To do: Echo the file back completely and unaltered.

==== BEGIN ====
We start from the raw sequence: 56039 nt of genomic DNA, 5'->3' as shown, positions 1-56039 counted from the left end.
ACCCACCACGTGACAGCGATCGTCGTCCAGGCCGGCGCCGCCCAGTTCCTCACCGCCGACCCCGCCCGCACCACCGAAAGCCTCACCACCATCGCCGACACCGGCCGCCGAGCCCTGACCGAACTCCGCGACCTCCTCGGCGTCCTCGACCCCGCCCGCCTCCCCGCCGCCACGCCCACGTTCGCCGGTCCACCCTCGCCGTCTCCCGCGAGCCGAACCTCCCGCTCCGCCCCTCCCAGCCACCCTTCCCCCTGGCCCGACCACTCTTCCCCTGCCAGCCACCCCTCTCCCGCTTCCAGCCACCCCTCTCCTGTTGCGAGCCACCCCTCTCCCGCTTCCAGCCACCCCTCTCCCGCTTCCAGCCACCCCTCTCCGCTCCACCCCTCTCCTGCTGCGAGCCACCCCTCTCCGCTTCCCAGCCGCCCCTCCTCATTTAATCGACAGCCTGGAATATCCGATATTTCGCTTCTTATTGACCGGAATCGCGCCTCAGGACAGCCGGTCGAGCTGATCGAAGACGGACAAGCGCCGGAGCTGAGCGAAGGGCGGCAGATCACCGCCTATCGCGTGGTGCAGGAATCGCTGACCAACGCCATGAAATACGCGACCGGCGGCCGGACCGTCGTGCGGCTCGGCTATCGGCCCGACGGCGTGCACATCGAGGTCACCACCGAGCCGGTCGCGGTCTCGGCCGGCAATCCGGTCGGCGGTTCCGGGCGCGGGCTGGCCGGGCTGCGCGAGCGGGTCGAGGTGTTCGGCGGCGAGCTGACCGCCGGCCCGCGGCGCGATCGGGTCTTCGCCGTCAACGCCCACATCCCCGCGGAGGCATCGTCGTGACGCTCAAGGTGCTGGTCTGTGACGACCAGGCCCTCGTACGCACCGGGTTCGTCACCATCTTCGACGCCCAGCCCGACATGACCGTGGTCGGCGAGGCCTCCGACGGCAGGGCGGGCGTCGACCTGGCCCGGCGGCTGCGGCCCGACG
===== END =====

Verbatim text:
We start from the raw sequence: 56039 nt of genomic DNA, 5'->3' as shown, positions 1-56039 counted from the left end.
ACCCACCACGTGACAGCGATCGTCGTCCAGGCCGGCGCCGCCCAGTTCCTCACCGCCGACCCCGCCCGCACCACCGAAAGCCTCACCACCATCGCCGACACCGGCCGCCGAGCCCTGACCGAACTCCGCGACCTCCTCGGCGTCCTCGACCCCGCCCGCCTCCCCGCCGCCACGCCCACGTTCGCCGGTCCACCCTCGCCGTCTCCCGCGAGCCGAACCTCCCGCTCCGCCCCTCCCAGCCACCCTTCCCCCTGGCCCGACCACTCTTCCCCTGCCAGCCACCCCTCTCCCGCTTCCAGCCACCCCTCTCCTGTTGCGAGCCACCCCTCTCCCGCTTCCAGCCACCCCTCTCCCGCTTCCAGCCACCCCTCTCCGCTCCACCCCTCTCCTGCTGCGAGCCACCCCTCTCCGCTTCCCAGCCGCCCCTCCTCATTTAATCGACAGCCTGGAATATCCGATATTTCGCTTCTTATTGACCGGAATCGCGCCTCAGGACAGCCGGTCGAGCTGATCGAAGACGGACAAGCGCCGGAGCTGAGCGAAGGGCGGCAGATCACCGCCTATCGCGTGGTGCAGGAATCGCTGACCAACGCCATGAAATACGCGACCGGCGGCCGGACCGTCGTGCGGCTCGGCTATCGGCCCGACGGCGTGCACATCGAGGTCACCACCGAGCCGGTCGCGGTCTCGGCCGGCAATCCGGTCGGCGGTTCCGGGCGCGGGCTGGCCGGGCTGCGCGAGCGGGTCGAGGTGTTCGGCGGCGAGCTGACCGCCGGCCCGCGGCGCGATCGGGTCTTCGCCGTCAACGCCCACATCCCCGCGGAGGCATCGTCGTGACGCTCAAGGTGCTGGTCTGTGACGACCAGGCCCTCGTACGCACCGGGTTCGTCACCATCTTCGACGCCCAGCCCGACATGACCGTGGTCGGCGAGGCCTCCGACGGCAGGGCGGGCGTCGACCTGGCCCGGCGGCTGCGGCCCGACG